A foolproof recipe to keep your crew fed at sea or to share at that next beach-side potluck (published August 2014)
As a bit of a tomboy, I’ve always felt somewhat deficient around women who can knit hats and effortlessly produce pastries, all without mussing their glossy hair à la Nigella Lawson. So when I put to sea in a primitive sailboat without even an electric anchor windlass, let alone an inverter capable of powering a hair dryer, I thought I’d found a good excuse for not being Nigella. Instead of testing my perfect caramel flan while letting my smartphone softly illuminate my lightly powdered cheeks and rouged lips, I crawled into the lazarette of our 38 foot classic—and ancient—Sparkman & Stephens cutter Heretic to replace the equally ancient propane hoses.
Afterwards, I generally produced one-pot chilis or paellas. Then I met cruising women who baked cakes and sewed their own courtesy flags. The best I could do with a needle was to stitch our aging mainsail back together. I actually enjoyed baking, but I didn’t have an oven so I couldn’t compete with their beach potluck contributions.
My husband and I did fine without refrigeration or baked goods for the first three years of our circumnavigation, but one day we were out of bread and rather peeved about it. We were anchored within a mile of the town on Cocos Keeling atoll in the Indian Ocean, which, despite its remote location 2,000 miles from Australia, does sell bread. But consistent 25-knot winds discouraged frequent trips in our eight-foot rowing dinghy. So I opened up Hal Roth’s How to Sail Around the World, where I found his bread recipe. The recipe is for a pressure-cooker loaf, but our pressure-cooker hadn’t worked properly for years, so I adapted it for my hard-anodized frying pan.
The loaf was so tasty—and so simple to make—that we were never without bread again, even on the notoriously windy crossing to South Africa. I often experimented with sweet and savory variations and dreamed up two of my favorites on precisely that passage.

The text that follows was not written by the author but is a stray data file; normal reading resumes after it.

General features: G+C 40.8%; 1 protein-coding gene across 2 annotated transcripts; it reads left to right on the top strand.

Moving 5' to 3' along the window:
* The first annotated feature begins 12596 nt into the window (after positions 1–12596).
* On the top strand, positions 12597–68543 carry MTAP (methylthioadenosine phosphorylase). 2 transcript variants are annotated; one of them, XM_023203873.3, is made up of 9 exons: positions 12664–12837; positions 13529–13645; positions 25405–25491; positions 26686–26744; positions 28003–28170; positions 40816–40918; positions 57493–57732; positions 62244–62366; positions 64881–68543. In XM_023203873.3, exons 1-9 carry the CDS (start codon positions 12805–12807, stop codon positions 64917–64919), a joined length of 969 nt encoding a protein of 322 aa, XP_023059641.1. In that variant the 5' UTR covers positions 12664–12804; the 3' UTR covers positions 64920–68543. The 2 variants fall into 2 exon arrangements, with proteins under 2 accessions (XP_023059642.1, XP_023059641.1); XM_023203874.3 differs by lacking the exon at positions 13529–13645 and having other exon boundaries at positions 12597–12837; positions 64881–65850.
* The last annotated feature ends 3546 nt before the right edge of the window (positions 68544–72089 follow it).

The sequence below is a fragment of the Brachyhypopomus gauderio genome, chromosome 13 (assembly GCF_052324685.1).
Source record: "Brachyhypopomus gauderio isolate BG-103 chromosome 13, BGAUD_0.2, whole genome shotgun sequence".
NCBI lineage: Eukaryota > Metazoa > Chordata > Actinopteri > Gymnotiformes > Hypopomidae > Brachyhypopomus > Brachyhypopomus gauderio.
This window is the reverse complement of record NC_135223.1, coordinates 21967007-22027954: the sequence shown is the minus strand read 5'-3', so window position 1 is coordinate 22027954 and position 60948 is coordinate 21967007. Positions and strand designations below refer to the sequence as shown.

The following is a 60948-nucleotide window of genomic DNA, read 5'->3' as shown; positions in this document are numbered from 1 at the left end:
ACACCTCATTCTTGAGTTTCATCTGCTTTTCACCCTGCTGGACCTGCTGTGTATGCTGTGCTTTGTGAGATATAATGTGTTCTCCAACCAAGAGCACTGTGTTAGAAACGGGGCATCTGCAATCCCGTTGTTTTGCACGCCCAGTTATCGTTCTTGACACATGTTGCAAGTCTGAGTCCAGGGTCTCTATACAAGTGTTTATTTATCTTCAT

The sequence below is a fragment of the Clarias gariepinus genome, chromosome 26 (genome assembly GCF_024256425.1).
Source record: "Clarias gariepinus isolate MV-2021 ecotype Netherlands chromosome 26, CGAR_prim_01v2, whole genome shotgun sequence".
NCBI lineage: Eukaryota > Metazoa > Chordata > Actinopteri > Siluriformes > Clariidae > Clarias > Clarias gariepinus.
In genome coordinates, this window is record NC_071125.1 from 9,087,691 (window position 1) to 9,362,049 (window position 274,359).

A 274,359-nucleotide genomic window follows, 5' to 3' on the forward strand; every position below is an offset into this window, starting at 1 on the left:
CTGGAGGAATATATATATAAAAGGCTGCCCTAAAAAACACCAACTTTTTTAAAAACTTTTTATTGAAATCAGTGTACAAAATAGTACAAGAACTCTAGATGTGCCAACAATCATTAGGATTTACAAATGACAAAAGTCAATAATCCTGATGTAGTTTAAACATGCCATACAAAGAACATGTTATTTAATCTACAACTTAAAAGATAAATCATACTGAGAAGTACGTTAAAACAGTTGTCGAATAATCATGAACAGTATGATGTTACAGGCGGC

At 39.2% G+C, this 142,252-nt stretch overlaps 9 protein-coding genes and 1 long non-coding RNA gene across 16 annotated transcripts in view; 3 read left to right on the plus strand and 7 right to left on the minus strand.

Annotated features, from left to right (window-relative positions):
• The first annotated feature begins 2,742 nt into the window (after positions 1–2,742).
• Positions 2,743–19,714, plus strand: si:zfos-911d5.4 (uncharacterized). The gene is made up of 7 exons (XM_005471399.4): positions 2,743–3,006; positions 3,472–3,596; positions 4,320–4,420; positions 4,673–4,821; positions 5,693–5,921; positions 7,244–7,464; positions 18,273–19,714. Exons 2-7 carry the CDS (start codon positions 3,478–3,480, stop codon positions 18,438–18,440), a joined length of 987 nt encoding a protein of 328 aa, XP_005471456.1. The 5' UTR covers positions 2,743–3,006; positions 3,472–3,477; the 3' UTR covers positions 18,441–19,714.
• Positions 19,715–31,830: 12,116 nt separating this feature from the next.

Recipe: Stovetop Baked Bread
Serves: Two for three days or more.
Prep Time: 25 minutes. Total time, start to finish (much of it unattended): 3 hours, 40 minutes.
Special Equipment: Heavy frying pan with lid, preferably hard-anodized aluminum. Flame-tamer.
1 ½ cups lukewarm water (between 105° and 115° F)
1 tablespoon sugar
2 teaspoons salt
1 package active dry yeast
2 cups white flour
2 cups whole wheat flour
Butter (for greasing the pan)
2 tablespoons uncooked oatmeal
In a large mixing bowl, dissolve sugar, salt and yeast into the warm water. Let stand 5 minutes. Stir in flour with a wooden spoon. Knead the dough for at least 5 minutes, preferably 10.
Cover bowl with a clean dishtowel and place it in a warm corner of the boat, away from drafts. Let the dough rise until doubled, about 1.5 hours. Grease a large, deep and heavy frying pan. Hard-anodized aluminum or cast iron is best. Teflon won’t retain enough heat. Sprinkle the greased pan with uncooked oatmeal.
Punch down the dough and place it in the pan. Cover and let rise again until doubled, about one hour.
Place a heat distributor (flame-tamer) on your gas burner and put the pan on top. Turn the burner on low. Cover the pan with its lid and insulate the lid with potholders to retain heat. Bake for 45 minutes to an hour. When the bread is done, a knife stuck into it will come out clean.
Note: This can also be baked in an oven. Just grease a traditional bread pan instead of the sauté pan and bake at 400°F for one hour.
Sweet and Savory Variations:
Sweet: add a little more sugar to the initial yeast mixture and add a few handfuls of raisins, chopped dried figs and chopped walnuts to the dough before kneading. Omit the oatmeal coating on the pan.
Savory: add eight to 10 chopped and pitted black olives and a handful of fresh rosemary (stripped from the stems) to the dough. Include the oatmeal coating. I made this in Cape Town for a cruiser get-together and the entire loaf was gone within 15 minutes!